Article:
Indiana Senate race tightens as Republicans take on Bayh

Indiana Senate race tightens as Republicans take on Bayh
© Courtesy of Evan Bayh

Democrat Evan Bayh’s last-minute attempt at a political comeback made this year’s Senate race in Indiana look all but over for Republicans hoping to hold on to the open seat.

But with six weeks until the general election, polls are tightening and the contest is looking more like a toss-up as Senate control hangs in the balance.

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The former Indiana senator has weathered attacks from both GOP Rep. Todd YoungTodd Christopher YoungRand Paul's coronavirus diagnosis sends shockwaves through Senate GOP lukewarm on talk of airline bailout Trump, GOP scramble to keep economy from derailing MORE’s campaign and Republican outside groups who are trying to undercut the advantage Bayh has from being well-known in the state with attacks about his residency and ties to a lobbying group.

Bayh, who strategists say still has the upper hand, went from a double-digit lead in August to a 4-point edge, within the margin of error in a WTHR/Howey Politics poll, earlier this month.

“Anyone who thought this was going to be a cakewalk for [Bayh] I think was making a mistake,” said Andrew Downs, a political science professor at Indiana University-Purdue University Fort Wayne. “Hehad not run a campaign in 12 years, and the nature of campaigning has changed.”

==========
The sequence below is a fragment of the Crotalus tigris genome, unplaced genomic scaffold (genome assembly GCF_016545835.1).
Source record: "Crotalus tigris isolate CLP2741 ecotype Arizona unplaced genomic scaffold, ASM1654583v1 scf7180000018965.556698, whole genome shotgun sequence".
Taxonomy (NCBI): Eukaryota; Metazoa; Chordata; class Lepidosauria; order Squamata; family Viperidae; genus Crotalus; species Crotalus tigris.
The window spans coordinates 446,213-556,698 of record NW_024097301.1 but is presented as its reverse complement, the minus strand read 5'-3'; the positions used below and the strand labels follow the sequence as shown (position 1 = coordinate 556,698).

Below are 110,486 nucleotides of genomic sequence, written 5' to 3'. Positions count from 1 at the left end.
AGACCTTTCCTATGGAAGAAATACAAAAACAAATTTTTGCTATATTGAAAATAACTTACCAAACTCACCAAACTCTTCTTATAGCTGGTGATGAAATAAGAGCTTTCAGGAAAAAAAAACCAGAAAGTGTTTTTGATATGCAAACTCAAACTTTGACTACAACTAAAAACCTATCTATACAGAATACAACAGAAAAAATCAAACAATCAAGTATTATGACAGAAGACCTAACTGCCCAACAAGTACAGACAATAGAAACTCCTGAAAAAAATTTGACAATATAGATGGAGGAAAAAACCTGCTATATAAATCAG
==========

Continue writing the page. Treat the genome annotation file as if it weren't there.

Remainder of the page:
When Bayh announced his candidacy for retiring GOP Sen. Dan CoatsDaniel (Dan) Ray CoatsExperts report recent increase in Chinese group's cyberattacks Acting director of national intelligence begins hiring freeze: reports Ratcliffe nomination puts Susan Collins in tough spot MORE’s seat in mid-July, some political observers argued that less than four months until the election wouldn’t be enough time for Young to strengthen his statewide name recognition, especially compared to Bayh, a household name in Indiana politics for more than 50 years. Bayh’s father, Birch, was a senator from 1963 to 1981, and Evan Bayh was also governor for eight years.

The once-safe Republican seat shifted to a toss-up, and even in some cases, Democratic-leaning, once Bayh entered the race.

But over the last two months, Young has slowly become known beyond his southern Indiana district, especially with the influx of outside money supporting his campaign.

“No one expected that to happen so soon, if at all,” Republican strategist Jennifer Hallowell said about the closing gap in the polls. “But they have dominated the earned media across this state, and they have set the narrative really since the day after Bayh got into the race.”

Still, Bayh, 60, goes in with a strong advantage as a former senator and governor; he entered the race with more than $9 million in his campaign account. In contrast, Young has $1.2 million on hand.

His campaign’s ads include one on Monday that highlights a college scholarship program Bayh started when he was governor. And the Democratic Senate Majority PAC spent at least $100,000 on an ad knocking Young’s comments on Social Security.

But political observers note that Bayh, who retired from the upper chamber after his term ended in 2011, hasn’t run for office in more than a decade and has typically faced easier races. Joe Losco, a political science professor at Ball State University in Muncie, Ind., said Bayh’s campaign may need to make inroads with younger voters who have never seen Bayh’s name on a ballot.